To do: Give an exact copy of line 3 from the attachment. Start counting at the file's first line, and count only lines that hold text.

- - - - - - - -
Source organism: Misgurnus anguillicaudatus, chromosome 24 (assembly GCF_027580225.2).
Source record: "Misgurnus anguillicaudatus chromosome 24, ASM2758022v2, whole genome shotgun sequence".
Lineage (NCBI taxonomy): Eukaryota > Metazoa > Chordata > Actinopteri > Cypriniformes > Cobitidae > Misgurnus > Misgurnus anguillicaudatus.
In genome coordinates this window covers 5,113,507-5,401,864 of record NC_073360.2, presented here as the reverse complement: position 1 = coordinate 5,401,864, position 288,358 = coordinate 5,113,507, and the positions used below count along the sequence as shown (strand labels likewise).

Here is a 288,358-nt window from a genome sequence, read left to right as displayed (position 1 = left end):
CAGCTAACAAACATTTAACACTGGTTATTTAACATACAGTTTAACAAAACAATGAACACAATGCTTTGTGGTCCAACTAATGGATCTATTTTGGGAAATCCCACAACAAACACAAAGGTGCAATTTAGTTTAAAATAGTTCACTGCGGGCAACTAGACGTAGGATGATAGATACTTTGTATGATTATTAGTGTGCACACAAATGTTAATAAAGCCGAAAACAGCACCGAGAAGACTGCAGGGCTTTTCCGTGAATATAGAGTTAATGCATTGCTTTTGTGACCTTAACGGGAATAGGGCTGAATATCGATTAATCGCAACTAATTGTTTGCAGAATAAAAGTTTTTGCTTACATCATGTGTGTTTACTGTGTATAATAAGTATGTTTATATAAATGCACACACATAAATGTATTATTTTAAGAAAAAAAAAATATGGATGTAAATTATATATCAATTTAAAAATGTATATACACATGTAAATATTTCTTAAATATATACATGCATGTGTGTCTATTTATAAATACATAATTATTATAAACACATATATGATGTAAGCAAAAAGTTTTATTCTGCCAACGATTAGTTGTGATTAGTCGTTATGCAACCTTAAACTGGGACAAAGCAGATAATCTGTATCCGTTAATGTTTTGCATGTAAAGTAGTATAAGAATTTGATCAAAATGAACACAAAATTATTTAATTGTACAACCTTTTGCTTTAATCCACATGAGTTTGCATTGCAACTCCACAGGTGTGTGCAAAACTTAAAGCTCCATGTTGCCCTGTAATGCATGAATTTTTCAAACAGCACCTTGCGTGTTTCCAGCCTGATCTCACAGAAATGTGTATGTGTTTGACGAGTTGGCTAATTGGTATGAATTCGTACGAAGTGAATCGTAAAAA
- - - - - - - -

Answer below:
Lineage (NCBI taxonomy): Eukaryota > Metazoa > Chordata > Actinopteri > Cypriniformes > Cobitidae > Misgurnus > Misgurnus anguillicaudatus.